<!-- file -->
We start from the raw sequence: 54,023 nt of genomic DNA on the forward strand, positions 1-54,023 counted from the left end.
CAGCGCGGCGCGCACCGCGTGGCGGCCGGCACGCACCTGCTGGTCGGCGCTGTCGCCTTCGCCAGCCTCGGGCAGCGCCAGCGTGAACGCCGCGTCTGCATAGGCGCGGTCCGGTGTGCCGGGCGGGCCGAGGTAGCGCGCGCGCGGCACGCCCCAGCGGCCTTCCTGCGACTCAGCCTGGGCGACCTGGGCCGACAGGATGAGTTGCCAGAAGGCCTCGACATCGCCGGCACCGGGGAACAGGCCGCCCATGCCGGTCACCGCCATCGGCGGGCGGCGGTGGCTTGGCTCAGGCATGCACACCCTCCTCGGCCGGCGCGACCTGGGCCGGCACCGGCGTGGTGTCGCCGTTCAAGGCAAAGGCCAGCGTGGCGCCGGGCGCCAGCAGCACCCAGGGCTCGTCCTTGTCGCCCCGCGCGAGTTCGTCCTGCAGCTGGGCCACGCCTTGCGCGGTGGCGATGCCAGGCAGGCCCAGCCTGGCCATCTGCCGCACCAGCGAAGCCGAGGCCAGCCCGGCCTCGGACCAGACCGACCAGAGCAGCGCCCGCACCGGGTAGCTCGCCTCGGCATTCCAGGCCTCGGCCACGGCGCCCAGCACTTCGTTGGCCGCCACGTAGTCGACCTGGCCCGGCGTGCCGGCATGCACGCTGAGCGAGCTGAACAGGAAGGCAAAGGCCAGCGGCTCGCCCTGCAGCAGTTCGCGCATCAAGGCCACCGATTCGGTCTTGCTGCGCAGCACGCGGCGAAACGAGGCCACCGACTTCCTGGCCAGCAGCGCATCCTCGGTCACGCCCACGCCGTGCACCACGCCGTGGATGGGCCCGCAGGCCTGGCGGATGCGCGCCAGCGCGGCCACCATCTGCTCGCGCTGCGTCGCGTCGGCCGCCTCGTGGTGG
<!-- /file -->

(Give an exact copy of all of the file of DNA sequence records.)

We start from the raw sequence: 54,023 nt of genomic DNA on the forward strand, positions 1-54,023 counted from the left end.
CAGCGCGGCGCGCACCGCGTGGCGGCCGGCACGCACCTGCTGGTCGGCGCTGTCGCCTTCGCCAGCCTCGGGCAGCGCCAGCGTGAACGCCGCGTCTGCATAGGCGCGGTCCGGTGTGCCGGGCGGGCCGAGGTAGCGCGCGCGCGGCACGCCCCAGCGGCCTTCCTGCGACTCAGCCTGGGCGACCTGGGCCGACAGGATGAGTTGCCAGAAGGCCTCGACATCGCCGGCACCGGGGAACAGGCCGCCCATGCCGGTCACCGCCATCGGCGGGCGGCGGTGGCTTGGCTCAGGCATGCACACCCTCCTCGGCCGGCGCGACCTGGGCCGGCACCGGCGTGGTGTCGCCGTTCAAGGCAAAGGCCAGCGTGGCGCCGGGCGCCAGCAGCACCCAGGGCTCGTCCTTGTCGCCCCGCGCGAGTTCGTCCTGCAGCTGGGCCACGCCTTGCGCGGTGGCGATGCCAGGCAGGCCCAGCCTGGCCATCTGCCGCACCAGCGAAGCCGAGGCCAGCCCGGCCTCGGACCAGACCGACCAGAGCAGCGCCCGCACCGGGTAGCTCGCCTCGGCATTCCAGGCCTCGGCCACGGCGCCCAGCACTTCGTTGGCCGCCACGTAGTCGACCTGGCCCGGCGTGCCGGCATGCACGCTGAGCGAGCTGAACAGGAAGGCAAAGGCCAGCGGCTCGCCCTGCAGCAGTTCGCGCATCAAGGCCACCGATTCGGTCTTGCTGCGCAGCACGCGGCGAAACGAGGCCACCGACTTCCTGGCCAGCAGCGCATCCTCGGTCACGCCCACGCCGTGCACCACGCCGTGGATGGGCCCGCAGGCCTGGCGGATGCGCGCCAGCGCGGCCACCATCTGCTCGCGCTGCGTCGCGTCGGCCGCCTCGTGGTGG